A graduate student has created the first man-made biological leaf. It absorbs water and carbon dioxide to produce oxygen just like a plant. He did this by suspending chloroplasts in a mixture made out of silk protein. He believed it can be used for many things but the most striking one is the thought that it could be used for long distance space travel. Plants do not grow in space, but this synthetic material can be used to produce oxygen in a hostile environment. (Video)
With autumn on the horizon, this graphic looks at the chemicals behind the myriad colours of autumn leaves; bigger version & download here: http://wp.me/p4aPLT-sn
Apparently there are places in the world where this is starting to happen? I wouldn’t know since Austin still has the summer dial turned up to like 8.5, and our trees don’t so much “change color” as “exhaustedly whither into a brown winter dormancy as if finally exhaling after the release of soul-crushing weight.”
This color-changing thing sounds nice though, I hope to check it out sometime!
PS - “Autumnal carotenoids” would make a great indie band name.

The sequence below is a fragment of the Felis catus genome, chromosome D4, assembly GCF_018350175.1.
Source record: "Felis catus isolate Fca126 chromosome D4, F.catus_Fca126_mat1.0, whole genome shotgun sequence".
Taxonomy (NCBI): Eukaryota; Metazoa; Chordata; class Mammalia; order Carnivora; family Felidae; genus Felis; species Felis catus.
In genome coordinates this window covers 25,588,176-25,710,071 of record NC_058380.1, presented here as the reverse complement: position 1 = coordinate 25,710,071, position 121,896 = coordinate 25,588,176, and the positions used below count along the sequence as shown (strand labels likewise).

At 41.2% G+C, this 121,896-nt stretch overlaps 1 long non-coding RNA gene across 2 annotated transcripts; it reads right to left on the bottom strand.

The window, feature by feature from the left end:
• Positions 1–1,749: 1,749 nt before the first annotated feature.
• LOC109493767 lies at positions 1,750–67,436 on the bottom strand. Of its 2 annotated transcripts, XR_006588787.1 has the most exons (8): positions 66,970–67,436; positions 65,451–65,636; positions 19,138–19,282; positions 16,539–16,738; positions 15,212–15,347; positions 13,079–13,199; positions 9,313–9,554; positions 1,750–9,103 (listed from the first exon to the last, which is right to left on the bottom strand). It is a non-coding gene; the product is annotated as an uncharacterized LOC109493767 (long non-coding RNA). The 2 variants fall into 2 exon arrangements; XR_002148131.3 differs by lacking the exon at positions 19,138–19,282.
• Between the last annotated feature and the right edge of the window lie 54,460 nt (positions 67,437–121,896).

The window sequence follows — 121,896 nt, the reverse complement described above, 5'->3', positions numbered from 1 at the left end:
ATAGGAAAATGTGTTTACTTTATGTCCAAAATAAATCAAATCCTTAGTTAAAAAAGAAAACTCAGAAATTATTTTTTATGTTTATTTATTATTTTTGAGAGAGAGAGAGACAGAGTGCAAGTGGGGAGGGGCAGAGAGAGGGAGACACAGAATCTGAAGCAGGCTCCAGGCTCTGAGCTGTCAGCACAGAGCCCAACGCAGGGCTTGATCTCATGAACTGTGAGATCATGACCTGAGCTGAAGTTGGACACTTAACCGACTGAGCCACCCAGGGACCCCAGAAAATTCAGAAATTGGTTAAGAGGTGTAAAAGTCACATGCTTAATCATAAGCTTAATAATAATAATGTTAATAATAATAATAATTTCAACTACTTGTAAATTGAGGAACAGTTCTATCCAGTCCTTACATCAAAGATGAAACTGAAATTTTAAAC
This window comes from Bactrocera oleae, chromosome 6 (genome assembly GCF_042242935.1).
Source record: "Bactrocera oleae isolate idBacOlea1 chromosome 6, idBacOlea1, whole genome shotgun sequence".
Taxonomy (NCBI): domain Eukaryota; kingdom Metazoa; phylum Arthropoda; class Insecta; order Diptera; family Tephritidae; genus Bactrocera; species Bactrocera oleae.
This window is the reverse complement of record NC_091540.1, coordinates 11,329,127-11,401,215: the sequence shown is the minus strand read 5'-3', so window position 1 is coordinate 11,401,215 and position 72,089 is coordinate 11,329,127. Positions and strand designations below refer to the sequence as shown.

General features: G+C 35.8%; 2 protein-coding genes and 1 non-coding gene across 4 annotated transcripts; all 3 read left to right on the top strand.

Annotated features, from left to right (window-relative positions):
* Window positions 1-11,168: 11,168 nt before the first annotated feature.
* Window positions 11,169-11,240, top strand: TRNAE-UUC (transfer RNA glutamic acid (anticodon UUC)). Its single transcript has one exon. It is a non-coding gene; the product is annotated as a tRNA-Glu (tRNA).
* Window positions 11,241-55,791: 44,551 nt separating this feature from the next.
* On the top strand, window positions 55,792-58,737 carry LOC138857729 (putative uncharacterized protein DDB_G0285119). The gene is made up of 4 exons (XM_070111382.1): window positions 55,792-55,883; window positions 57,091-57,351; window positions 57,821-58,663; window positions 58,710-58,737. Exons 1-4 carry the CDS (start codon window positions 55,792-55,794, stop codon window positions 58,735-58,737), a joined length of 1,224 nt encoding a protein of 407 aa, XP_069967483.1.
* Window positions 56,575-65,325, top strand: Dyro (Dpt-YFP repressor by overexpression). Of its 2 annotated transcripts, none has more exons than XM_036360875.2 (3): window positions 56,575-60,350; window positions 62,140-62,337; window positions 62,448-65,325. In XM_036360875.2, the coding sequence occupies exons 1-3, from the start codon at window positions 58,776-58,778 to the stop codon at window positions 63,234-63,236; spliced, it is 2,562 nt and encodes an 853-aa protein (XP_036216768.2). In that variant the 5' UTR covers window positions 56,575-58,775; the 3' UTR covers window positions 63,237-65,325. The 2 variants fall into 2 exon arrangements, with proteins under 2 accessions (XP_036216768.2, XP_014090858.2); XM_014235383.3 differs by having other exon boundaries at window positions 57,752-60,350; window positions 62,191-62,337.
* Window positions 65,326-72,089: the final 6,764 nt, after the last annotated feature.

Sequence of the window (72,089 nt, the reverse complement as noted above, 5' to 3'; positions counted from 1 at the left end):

Help me to figure out what species is this!!!
*realizes joy division did some real quick fs photoelectron spectroscopy for their dumb album cover*
1) Joy Division’s 1979 Unknown Pleasures album cover actually features a data visualization from the first known pulsar, PSR B1919+21, discovered by Jocelyn Bell Burnell in 1967, and discovered by the band’s drummer in the Cambridge Encyclopedia of Astronomy.
2) It is not dumb.
La luce solare è una risorsa, e le piante competono per essa: un esempio è dato da questa immagine dove dei Prunus serrulata crescono lateralmente per sfuggire alla zona d’ombra creata dalle querce che hanno affianco. In questo modo riescono a ricevere la luce necessaria per la fotosintesi e quindi per vivere; questo fenomeno è noto come Eliotrpismo o Fototropismo ed è comune in tutte le piante.